4.Food business operators shall:
(a) provide the competent authority with evidence of their compliance with paragraph 1 in the manner that the competent authority requires, taking account of the nature and size of the food business;
(b) ensure that any documents describing the procedures developed in accordance with this Article are up-to-date at all times;
(c) retain any other documents and records for an appropriate period.
5.Detailed arrangements for the implementation of this Article may be laid down in accordance with the procedure referred to in Article 14(2). Such arrangements may facilitate the implementation of this Article by certain food business operators, in particular by providing for the use of procedures set out in guides for the application of HACCP principles, in order to comply with paragraph 1. Such arrangements may also specify the period during which food business operators shall retain documents and records in accordance with paragraph 4(c).
2.In particular, every food business operator shall notify the appropriate competent authority, in the manner that the latter requires, of each establishment under its control that carries out any of the stages of production, processing and distribution of food, with a view to the registration of each such establishment.
Food business operators shall also ensure that the competent authority always has up-to-date information on establishments, including by notifying any significant change in activities and any closure of an existing establishment.
3.However, food business operators shall ensure that establishments are approved by the competent authority, following at least one on-site visit, when approval is required:
(a) under the national law of the Member State in which the establishment is located;
(b) under Regulation (EC) No 853/2004;
(c) by a decision adopted in accordance with the procedure referred to in Article 14(2).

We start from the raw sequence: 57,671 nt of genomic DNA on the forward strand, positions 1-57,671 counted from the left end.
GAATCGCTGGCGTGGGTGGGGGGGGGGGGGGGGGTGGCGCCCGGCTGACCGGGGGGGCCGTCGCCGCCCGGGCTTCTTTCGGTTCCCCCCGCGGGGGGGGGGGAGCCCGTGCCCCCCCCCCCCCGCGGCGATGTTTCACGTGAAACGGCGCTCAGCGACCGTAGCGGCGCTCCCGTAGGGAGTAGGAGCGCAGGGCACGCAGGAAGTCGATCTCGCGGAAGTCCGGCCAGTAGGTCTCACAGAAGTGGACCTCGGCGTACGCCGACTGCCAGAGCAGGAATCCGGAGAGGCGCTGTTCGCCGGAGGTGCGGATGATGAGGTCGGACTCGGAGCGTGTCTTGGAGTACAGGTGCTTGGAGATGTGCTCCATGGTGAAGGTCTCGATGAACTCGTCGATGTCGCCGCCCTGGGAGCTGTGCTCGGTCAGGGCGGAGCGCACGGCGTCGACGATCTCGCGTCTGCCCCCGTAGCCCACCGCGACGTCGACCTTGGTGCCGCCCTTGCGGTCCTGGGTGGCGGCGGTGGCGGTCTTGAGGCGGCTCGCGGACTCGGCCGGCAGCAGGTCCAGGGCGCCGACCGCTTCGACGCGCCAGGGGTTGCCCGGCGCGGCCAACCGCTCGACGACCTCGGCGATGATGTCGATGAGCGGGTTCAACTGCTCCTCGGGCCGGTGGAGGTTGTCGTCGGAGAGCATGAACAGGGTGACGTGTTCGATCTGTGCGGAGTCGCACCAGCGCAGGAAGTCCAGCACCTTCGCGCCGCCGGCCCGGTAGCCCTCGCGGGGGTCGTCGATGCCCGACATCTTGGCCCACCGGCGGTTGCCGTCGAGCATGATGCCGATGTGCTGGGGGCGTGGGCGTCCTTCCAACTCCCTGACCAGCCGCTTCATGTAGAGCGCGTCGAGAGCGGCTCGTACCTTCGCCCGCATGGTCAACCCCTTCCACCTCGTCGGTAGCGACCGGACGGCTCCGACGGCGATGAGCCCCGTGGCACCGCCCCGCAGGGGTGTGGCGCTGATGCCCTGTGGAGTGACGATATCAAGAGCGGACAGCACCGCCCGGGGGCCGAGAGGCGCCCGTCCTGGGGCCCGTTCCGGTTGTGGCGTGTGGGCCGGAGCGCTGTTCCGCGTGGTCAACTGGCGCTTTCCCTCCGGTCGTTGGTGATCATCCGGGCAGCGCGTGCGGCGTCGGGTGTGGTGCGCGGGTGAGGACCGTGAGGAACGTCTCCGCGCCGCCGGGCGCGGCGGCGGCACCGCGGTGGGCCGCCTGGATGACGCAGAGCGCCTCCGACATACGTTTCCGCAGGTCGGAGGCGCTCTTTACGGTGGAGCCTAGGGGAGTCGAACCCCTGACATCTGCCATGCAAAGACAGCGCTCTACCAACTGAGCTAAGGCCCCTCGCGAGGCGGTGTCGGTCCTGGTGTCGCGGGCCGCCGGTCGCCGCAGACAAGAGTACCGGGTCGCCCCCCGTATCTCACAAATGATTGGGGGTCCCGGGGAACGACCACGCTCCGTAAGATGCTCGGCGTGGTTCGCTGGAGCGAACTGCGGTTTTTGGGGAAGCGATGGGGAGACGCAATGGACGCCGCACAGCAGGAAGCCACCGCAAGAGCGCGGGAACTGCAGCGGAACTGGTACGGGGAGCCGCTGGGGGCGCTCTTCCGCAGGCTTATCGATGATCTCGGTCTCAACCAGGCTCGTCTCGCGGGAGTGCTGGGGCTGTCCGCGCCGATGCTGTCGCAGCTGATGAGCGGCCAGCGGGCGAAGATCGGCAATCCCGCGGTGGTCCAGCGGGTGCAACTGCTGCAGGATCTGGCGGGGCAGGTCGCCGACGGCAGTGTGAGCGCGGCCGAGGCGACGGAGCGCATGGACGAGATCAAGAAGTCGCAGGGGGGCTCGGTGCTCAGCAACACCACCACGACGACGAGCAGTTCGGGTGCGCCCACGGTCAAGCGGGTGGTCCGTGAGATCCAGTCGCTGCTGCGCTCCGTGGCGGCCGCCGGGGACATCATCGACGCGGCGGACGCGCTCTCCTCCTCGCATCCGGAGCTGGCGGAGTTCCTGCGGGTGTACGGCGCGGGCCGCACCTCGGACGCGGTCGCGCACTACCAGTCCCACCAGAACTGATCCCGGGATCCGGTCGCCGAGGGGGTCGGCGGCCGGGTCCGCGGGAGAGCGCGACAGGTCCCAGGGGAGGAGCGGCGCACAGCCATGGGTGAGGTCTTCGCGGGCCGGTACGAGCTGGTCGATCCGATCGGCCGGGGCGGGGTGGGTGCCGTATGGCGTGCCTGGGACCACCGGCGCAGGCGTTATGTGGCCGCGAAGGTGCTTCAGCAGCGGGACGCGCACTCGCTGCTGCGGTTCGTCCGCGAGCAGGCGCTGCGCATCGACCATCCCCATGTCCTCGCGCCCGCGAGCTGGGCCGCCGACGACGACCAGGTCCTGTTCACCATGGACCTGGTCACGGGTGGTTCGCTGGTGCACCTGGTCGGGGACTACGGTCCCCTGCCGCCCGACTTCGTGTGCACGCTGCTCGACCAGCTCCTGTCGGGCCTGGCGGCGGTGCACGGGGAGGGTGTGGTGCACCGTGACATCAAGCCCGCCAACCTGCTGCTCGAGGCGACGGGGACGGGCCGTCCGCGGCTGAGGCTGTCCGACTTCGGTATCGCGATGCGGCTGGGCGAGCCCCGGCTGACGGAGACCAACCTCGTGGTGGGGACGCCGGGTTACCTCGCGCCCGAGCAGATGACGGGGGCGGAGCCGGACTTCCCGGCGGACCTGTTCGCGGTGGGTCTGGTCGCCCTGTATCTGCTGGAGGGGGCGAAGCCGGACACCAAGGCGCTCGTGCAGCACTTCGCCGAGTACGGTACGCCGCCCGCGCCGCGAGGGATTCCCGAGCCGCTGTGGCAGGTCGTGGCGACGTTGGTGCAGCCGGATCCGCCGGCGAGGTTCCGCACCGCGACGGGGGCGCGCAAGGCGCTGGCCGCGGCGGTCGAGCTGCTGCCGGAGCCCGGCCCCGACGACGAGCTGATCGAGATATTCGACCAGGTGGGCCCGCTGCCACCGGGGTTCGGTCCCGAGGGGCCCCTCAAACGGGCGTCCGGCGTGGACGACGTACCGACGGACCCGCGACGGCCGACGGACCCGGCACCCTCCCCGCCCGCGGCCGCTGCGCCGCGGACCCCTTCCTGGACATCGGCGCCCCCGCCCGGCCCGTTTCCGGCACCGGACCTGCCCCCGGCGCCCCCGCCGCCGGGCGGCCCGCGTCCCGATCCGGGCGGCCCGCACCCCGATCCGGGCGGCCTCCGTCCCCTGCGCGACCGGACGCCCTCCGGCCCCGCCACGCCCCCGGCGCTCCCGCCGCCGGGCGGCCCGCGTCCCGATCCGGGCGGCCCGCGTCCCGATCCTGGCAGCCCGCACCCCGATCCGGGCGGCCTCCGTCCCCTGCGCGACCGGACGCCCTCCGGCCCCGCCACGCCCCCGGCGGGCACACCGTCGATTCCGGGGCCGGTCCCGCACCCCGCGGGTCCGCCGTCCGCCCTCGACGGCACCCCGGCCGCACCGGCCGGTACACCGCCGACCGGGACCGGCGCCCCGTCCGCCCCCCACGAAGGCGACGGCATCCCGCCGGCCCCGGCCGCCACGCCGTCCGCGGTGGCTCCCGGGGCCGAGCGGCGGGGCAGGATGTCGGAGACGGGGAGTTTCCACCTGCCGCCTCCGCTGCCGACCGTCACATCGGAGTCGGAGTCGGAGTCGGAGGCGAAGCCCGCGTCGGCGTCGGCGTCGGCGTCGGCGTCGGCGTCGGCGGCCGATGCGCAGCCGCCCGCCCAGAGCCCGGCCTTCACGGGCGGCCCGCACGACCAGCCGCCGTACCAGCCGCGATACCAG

Any Member State requiring the approval of certain establishments located on its territory under national law, as provided for in subparagraph (a), shall inform the Commission and other Member States of the relevant national rules.
The dissemination and use of both national and Community guides shall be encouraged. Nevertheless, food business operators may use these guides on a voluntary basis.
(a) in consultation with representatives of parties whose interests may be substantially affected, such as competent authorities and consumer groups;
(b) having regard to relevant codes of practice of the Codex Alimentarius ;
(c) when they concern primary production and those associated operations listed in Annex I, having regard to the recommendations set out in Part B of Annex I.
2.National guides may be developed under the aegis of a national standards institute referred to in Annex II to Directive 98/34/EC(10).
3.Member States shall assess national guides in order to ensure that:
(a) they have been developed in accordance with paragraph 1;
(b) their contents are practicable for the sectors to which they refer;
(c) they are suitable as guides to compliance with Articles 3, 4 and 5 in the sectors and for the foodstuffs covered.
4.Member States shall forward to the Commission national guides complying with the requirements of paragraph 3. The Commission shall set up and run a registration system for such guides and make it available to Member States.
5.Guides to good practice drawn up pursuant to Directive 93/43/EEC shall continue to apply after the entry into force of this Regulation, provided that they are compatible with its objectives.